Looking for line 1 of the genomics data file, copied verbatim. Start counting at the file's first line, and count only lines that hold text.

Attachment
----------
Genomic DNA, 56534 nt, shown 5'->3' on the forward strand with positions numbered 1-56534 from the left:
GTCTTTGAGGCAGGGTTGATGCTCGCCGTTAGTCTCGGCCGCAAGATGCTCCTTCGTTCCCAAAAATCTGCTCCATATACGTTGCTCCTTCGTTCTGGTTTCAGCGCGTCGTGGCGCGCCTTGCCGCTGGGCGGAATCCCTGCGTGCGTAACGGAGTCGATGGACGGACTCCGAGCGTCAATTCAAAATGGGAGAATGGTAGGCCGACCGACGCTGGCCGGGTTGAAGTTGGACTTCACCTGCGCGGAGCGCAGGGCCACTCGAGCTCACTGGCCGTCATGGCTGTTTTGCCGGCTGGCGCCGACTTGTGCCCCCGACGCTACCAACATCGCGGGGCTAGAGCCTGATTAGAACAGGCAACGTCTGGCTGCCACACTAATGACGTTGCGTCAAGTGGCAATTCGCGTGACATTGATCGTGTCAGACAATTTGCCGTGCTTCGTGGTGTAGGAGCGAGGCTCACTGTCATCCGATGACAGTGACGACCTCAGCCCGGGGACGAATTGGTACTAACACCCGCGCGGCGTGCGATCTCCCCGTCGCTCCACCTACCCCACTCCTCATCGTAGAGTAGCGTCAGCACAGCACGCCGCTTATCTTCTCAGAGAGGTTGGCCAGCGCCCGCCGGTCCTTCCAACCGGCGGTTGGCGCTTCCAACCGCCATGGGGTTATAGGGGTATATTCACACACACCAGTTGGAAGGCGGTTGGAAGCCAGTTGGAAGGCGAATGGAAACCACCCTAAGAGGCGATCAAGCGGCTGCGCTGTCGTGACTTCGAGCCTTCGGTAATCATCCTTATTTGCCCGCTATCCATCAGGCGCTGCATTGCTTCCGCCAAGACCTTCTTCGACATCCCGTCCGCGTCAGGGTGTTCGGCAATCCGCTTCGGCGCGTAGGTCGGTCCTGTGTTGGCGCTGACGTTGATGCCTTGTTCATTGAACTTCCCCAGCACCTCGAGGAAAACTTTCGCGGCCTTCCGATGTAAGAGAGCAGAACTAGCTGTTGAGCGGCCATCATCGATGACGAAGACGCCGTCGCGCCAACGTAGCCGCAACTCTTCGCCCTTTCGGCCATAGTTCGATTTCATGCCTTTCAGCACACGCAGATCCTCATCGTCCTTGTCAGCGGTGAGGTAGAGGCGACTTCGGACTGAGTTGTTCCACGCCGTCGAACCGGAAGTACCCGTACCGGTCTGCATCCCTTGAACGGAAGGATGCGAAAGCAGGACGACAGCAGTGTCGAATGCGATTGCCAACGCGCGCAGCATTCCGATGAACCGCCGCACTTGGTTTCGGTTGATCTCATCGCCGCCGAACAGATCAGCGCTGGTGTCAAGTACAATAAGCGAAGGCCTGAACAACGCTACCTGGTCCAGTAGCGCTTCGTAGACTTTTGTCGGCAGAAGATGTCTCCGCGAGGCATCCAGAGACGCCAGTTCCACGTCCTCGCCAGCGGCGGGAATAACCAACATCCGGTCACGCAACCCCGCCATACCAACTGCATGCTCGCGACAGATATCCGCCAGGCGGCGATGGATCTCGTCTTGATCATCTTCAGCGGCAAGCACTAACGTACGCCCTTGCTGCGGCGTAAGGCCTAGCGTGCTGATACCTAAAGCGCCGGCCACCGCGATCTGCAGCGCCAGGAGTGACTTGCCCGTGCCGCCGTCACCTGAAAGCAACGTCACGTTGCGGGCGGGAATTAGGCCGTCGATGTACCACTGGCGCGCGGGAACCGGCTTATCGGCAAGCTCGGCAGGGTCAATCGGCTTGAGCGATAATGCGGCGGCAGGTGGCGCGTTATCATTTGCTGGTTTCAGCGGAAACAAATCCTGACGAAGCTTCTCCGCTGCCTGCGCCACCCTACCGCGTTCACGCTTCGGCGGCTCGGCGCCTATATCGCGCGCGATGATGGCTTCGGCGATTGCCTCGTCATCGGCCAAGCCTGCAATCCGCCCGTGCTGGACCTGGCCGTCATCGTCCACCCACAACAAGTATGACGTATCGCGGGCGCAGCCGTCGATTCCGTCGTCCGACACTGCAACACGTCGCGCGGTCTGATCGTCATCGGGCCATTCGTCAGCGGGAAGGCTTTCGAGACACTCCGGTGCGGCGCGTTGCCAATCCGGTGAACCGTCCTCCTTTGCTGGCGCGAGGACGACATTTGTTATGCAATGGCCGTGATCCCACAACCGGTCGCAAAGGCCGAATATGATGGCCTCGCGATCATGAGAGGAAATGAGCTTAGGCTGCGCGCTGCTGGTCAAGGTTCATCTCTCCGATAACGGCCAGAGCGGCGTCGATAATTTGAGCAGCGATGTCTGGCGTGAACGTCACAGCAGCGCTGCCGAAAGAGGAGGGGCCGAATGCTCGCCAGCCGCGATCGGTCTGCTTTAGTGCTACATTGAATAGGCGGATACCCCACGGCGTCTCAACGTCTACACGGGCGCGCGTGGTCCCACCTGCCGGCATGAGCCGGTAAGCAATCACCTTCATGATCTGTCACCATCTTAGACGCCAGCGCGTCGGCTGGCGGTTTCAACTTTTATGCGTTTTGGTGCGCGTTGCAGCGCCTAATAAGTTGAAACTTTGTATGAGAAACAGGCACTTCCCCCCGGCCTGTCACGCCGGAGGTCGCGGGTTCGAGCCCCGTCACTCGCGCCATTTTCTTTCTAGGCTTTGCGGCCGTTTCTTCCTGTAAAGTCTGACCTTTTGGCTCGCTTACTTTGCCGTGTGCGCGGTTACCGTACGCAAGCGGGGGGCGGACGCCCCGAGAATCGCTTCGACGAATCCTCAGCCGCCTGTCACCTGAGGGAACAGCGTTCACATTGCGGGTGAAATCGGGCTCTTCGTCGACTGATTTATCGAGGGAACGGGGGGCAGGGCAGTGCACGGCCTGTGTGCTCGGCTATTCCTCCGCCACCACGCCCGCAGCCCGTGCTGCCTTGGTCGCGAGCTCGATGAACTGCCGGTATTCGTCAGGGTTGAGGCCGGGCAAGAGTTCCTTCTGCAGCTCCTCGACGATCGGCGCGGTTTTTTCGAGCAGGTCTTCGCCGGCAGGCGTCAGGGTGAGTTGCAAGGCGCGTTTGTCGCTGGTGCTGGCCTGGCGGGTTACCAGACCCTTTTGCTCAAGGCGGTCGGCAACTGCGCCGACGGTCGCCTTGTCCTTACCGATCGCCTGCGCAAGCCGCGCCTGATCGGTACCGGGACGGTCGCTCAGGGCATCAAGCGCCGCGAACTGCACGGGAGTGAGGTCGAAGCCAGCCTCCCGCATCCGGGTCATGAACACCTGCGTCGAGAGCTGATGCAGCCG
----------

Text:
Genomic DNA, 56534 nt, shown 5'->3' on the forward strand with positions numbered 1-56534 from the left: